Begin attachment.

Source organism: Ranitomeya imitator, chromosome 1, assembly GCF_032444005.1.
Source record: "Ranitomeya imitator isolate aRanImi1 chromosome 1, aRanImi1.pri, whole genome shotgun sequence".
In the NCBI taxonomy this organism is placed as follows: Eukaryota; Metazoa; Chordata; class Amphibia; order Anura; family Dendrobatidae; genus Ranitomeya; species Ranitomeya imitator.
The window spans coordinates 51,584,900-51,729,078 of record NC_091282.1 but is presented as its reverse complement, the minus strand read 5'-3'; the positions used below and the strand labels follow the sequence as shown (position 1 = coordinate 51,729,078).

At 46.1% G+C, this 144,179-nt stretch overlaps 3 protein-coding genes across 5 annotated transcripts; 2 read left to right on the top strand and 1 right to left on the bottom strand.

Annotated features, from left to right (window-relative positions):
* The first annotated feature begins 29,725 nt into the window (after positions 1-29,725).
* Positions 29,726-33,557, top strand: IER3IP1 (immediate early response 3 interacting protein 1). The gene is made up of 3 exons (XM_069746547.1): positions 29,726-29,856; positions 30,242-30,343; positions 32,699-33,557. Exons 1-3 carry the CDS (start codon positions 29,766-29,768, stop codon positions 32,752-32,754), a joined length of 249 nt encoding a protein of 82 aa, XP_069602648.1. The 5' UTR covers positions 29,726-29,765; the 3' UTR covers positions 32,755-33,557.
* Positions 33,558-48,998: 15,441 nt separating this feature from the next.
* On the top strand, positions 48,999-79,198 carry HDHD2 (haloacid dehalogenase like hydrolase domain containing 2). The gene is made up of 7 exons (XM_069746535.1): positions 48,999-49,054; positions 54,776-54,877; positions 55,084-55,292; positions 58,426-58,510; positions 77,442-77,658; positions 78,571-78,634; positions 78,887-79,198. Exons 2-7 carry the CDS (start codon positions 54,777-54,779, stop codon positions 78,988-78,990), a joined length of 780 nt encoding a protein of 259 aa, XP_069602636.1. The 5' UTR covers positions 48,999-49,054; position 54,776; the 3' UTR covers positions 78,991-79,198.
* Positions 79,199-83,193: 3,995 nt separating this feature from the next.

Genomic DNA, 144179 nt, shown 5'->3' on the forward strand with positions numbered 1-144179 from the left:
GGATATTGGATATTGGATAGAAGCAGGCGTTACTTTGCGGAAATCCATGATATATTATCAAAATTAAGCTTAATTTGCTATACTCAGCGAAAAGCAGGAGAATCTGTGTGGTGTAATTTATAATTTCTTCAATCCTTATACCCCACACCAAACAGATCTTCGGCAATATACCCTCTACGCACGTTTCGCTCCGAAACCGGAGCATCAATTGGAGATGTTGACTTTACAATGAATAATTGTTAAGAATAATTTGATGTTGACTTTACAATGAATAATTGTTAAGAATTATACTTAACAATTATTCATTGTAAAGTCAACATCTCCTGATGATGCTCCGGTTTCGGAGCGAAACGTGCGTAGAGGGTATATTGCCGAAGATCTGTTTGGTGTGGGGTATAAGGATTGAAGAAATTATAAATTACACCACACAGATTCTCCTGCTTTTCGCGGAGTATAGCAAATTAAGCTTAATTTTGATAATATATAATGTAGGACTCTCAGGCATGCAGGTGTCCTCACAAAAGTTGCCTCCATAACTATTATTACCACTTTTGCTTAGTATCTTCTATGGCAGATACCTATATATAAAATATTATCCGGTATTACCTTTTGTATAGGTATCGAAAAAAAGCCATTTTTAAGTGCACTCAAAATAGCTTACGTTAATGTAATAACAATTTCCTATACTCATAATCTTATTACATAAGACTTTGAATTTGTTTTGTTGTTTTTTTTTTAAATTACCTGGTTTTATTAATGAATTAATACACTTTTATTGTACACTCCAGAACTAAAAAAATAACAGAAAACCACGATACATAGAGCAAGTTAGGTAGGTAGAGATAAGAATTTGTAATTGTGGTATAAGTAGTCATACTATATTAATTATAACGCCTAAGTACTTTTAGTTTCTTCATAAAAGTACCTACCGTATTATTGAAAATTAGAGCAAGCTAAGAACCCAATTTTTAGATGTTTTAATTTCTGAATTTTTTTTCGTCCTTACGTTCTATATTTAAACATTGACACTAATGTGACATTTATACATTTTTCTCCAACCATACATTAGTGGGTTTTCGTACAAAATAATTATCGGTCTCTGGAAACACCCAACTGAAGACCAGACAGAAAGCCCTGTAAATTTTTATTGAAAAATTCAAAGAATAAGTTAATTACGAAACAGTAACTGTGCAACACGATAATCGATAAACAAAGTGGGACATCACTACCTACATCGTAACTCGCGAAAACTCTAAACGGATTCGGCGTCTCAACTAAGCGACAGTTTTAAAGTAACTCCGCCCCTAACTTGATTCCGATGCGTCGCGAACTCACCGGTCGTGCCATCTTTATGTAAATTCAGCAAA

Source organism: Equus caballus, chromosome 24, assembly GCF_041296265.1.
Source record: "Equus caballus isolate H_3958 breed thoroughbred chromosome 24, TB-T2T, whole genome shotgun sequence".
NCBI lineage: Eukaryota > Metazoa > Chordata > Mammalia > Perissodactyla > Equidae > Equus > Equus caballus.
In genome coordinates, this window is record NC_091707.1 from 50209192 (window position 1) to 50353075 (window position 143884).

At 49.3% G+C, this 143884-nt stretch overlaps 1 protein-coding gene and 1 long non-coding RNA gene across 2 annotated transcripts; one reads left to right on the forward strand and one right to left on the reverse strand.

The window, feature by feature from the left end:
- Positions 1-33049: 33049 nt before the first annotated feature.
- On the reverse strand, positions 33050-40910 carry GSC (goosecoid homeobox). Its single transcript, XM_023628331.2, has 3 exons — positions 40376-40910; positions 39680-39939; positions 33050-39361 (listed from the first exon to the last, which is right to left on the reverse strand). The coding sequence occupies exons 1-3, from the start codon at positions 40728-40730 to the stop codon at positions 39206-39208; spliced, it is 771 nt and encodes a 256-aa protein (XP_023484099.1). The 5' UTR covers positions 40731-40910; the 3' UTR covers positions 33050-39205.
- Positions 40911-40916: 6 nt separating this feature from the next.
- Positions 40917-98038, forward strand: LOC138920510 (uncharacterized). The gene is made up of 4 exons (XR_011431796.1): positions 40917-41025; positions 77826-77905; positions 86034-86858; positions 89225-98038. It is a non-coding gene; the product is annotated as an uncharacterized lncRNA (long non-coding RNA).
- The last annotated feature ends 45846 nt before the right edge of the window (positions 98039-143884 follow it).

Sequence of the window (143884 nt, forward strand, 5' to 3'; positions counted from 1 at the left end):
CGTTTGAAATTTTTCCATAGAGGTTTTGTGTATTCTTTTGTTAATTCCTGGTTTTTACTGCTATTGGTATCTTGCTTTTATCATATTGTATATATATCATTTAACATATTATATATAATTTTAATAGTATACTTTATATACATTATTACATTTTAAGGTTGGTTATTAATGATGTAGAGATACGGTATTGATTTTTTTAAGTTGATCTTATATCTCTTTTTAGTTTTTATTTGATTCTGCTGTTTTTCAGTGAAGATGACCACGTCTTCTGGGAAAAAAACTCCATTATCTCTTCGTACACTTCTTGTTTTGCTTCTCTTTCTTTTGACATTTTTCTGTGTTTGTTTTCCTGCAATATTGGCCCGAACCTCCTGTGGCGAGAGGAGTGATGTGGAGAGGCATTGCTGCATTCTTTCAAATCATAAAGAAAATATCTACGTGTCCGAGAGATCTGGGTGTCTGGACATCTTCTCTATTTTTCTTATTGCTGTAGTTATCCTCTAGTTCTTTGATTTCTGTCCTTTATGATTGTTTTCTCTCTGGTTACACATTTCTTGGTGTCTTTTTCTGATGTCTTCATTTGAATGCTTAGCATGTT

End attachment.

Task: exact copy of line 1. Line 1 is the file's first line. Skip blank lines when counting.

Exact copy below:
Source organism: Ranitomeya imitator, chromosome 1, assembly GCF_032444005.1.